Tuesday, May 28, 2013
Thursday, May 23, 2013
Over the next week or so, we'll be posting a new series of videos/thoughts/challenges from Peter Rollins.
Thursday, May 16, 2013
I think that young folks today tend to think outside of the box more than the previous generation. We often look at a question, talk about it, and solve it in ways that seem illogical or wonky. This kind of thinking infuriated our parents when we were young and frustrated us when we took multiple choice tests. But now it has the potential to open up new possibilities for how we see the world and work to bring about God’s Kingdom.
I’ve lived in China for 9 years and during that time I’ve become really suspicious of our society and its love affair with “rights”. It seems like every argument in society revolves around rights – the right to life, the right to an abortion, the right to bear arms, the right to eat Grade D beef on a taco, etc. And a lot of the time when we find ourselves getting angry during the day it’s because someone has violated our rights, whether by intruding into our carefully painted lane on the road, breaking into line at the store, making us waste our precious time because they’re late, or worse.
And that’s why I love Paul’s words to some Christians in 1 Corinthians 6. The people he’s writing to are struggling with the exact same thing. They’re all caught up with defending their rights and arguing about who’s right and who’s wrong according to the law of the land. But Paul (in a very postmodern way) offers a totally different way of thinking. To those people caught up in the argument he says, “Who cares? Who’s right, who’s wrong – does it matter? Isn’t it better to just drop the issue and love each other?”
And as simple and unappealing as it might sound, I think there’s a bit of wisdom in there for us as Christians today. Instead of getting caught up in debates and trying to prove the other side wrong, I think that we can cut across the very current of the debates rather than getting caught up in them & we can short-circuit the whole situation by living out alternatives that are completely unexpected. What would it look like if Christians suddenly dropped out of the political debates surrounding gay marriage, guns, abortion, etc and instead started living out their answers? Is it realistic to think that we could actually address these questions in legitimate ways through love and creative action instead of arguing about our rights?
For too long, the typical response of the Church has been to dive head-first into these debates and try to prove our idea based on political ideas, logic, and “rights” language. But what if we just quit trying to be right and instead did like Paul said to those Christians in Corinth? What creative, love-filled, and Christ-like answers can you think of to the pressing issues of our society today?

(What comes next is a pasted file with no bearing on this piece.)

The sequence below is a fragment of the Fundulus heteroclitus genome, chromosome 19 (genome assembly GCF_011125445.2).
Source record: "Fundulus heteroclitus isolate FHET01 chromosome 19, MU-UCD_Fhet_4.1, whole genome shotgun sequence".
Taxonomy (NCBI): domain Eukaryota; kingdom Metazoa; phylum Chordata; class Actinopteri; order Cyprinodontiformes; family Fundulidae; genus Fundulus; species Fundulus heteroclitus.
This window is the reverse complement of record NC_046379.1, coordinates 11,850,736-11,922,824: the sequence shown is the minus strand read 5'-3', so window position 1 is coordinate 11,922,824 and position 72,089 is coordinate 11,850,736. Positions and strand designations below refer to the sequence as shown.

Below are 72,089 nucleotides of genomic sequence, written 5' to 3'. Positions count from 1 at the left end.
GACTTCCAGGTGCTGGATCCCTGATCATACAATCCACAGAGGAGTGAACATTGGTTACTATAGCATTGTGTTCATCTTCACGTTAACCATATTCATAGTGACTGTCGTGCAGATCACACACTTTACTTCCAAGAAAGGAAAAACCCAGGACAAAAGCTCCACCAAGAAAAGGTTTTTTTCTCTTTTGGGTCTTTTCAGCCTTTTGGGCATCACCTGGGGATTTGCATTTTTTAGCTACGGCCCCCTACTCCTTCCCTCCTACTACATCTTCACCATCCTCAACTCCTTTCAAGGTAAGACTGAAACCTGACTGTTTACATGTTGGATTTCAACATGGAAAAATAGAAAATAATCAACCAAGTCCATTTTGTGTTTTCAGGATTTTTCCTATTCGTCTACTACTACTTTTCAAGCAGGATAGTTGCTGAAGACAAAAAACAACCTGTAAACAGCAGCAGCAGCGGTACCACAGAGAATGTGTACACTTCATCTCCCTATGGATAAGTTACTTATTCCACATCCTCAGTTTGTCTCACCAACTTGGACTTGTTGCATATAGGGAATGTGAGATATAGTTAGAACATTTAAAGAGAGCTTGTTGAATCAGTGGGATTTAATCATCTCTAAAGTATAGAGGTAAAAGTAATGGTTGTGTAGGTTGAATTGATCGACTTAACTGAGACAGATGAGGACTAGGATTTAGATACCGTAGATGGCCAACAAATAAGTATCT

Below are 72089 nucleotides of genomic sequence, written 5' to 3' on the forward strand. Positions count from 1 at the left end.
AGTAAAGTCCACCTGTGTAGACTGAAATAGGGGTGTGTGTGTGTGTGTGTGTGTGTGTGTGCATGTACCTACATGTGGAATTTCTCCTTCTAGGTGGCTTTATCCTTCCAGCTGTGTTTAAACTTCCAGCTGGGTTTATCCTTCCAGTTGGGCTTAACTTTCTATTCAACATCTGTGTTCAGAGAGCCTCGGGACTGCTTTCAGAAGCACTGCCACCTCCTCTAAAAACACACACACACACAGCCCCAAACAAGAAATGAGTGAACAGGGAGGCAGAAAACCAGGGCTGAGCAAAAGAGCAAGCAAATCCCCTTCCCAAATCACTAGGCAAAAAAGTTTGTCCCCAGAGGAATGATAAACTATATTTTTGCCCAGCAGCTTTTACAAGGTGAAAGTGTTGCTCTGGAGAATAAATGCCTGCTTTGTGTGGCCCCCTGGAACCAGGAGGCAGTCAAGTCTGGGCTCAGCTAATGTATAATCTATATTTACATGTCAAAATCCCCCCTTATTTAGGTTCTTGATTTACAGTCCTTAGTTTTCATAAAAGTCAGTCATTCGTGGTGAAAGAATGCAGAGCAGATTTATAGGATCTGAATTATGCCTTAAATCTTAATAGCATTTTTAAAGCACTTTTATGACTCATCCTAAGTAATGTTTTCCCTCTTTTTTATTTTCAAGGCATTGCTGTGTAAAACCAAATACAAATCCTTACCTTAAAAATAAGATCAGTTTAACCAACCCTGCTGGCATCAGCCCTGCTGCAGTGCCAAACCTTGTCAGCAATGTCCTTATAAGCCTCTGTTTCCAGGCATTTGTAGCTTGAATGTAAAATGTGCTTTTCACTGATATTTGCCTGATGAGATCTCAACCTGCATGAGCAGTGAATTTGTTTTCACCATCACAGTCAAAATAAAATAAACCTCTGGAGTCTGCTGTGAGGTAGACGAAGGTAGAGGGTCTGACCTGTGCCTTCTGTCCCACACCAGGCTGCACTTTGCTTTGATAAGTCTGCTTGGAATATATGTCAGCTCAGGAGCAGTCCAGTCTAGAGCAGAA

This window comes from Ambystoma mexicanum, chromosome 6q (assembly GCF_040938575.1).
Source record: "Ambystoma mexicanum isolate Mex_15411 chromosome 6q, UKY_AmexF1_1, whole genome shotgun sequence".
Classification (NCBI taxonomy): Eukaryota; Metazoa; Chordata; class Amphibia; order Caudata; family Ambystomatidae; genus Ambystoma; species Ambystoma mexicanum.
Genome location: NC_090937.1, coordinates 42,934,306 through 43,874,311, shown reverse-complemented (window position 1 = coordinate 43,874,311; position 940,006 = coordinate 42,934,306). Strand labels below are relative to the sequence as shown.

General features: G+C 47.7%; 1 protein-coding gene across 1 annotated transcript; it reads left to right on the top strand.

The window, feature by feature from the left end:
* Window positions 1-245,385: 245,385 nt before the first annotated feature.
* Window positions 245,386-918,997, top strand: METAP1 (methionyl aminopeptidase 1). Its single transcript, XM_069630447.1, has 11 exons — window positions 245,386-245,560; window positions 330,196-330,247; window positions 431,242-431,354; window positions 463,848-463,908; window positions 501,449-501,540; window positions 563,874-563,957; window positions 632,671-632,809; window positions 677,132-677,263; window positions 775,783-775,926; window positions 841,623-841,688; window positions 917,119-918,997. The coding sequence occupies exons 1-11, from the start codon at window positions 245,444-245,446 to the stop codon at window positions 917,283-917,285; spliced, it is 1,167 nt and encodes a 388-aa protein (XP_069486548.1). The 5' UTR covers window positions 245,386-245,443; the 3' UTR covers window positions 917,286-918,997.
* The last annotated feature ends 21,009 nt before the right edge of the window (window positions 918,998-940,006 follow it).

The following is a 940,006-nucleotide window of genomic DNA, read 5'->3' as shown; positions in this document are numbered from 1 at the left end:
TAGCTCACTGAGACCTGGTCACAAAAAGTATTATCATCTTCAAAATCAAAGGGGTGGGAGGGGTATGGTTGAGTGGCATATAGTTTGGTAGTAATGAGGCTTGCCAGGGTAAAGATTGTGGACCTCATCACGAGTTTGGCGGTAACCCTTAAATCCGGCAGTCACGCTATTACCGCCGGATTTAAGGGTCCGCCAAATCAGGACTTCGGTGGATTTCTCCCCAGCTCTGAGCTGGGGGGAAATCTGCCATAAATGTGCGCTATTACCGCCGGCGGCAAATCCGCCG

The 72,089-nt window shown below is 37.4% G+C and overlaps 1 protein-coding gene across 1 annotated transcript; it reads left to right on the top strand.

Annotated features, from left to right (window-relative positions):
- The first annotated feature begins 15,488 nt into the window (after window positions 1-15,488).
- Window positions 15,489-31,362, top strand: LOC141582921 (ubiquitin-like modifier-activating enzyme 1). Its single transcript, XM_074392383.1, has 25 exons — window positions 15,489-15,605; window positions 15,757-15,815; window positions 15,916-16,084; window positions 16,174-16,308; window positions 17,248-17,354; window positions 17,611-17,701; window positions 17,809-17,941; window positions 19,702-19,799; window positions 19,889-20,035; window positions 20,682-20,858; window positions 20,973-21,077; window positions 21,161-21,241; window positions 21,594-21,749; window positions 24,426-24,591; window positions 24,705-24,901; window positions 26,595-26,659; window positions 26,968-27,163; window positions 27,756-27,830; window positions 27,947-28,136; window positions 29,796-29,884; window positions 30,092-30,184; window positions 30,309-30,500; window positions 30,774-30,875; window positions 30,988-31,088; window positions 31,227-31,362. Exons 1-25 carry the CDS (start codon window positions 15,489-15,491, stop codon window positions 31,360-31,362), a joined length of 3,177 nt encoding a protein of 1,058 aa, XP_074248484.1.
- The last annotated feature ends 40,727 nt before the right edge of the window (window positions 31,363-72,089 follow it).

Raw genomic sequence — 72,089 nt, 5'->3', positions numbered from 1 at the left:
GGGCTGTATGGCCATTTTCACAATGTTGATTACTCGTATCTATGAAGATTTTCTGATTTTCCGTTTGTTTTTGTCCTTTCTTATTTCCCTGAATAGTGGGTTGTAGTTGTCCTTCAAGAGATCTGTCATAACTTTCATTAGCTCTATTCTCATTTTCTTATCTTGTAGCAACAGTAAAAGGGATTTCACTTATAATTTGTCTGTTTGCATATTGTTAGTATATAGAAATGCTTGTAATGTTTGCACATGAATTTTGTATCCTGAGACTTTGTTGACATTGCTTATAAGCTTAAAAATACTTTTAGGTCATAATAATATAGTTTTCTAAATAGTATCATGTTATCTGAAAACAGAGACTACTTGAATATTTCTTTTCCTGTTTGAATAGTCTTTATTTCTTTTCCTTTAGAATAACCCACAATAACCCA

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Wednesday, May 15, 2013
(This is a combined post from Tim Suttle and Jonathan Merrit)
I’ve been pretty tough on Mark Driscoll in the past. I don’t like being that way about any other pastor. But I think he represents something truly dangerous to the gospel. I grew up with a lot of folks very much like him among the Southern Baptist circles in which I was reared – heavy bravado, always right, constantly leading through size and position. It’s a tired script.
I know what it means to be a man, and I don’t resonate with any version of that story that is based in fear, shame, or control. I think Driscoll preys on men and women who, in large part, have father/mother/abandonment issues and need an authority figure in their lives. People flock to him because he majors in certitude and isn’t afraid to tell people what to think and do, and isn’t afraid to shame them into doing it. When I look at Driscoll I don’t see a strong confident man/leader, I see a flaccid attempt to be a tough guy; a scared little boy who has taken being the bully all the way to fame and fortune. But his shtick has very little to do with the gospel.
Jonathan Merrit is a pretty good writer and I’ve always enjoyed his stuff. He’s written for USA Today and The Atlantic Monthly as well as this article on Mark Driscoll for RNS. He makes an interesting comparison between Driscoll and Pat Robertson. I can only hope that this is the way things go. I don’t think most evangelicals take Robertson very seriously anymore. I hope the same will soon be said for Driscoll. I know that God has done some great things through his ministry, but I think this is owing to the fact that God uses whatever broken thing he can find, and not because Driscoll’s approach is necessarily faithful. In fact I think that any pastor who has said what he’s said and done what he’s done should have been let go from his church long ago.
For example, he has said:
I really hope that Driscoll will stop saying outlandish things and come back to the pack a little bit. But I know that’s not how you get your name in the headlines and sell books. Here’s another excerpt from Merrit’s article:
- Avatar is the “most demonic, satanic film” he’s ever seen.
- Stay-at-home dads are “worse than unbelievers.”
- Women shouldn’t hold leadership positions in the church since they are “more gullible and easier to deceive than men.”
- Fallen pastor Ted Haggard’s wife may be to blame for his infidelity if she didn’t keep herself up.
- Biblical wives should give their husbands frequent blowjobs and perhaps allow their husbands to have anal sex during menstruation.
- If a man masturbates without a woman present, it is “a form of homosexuality.”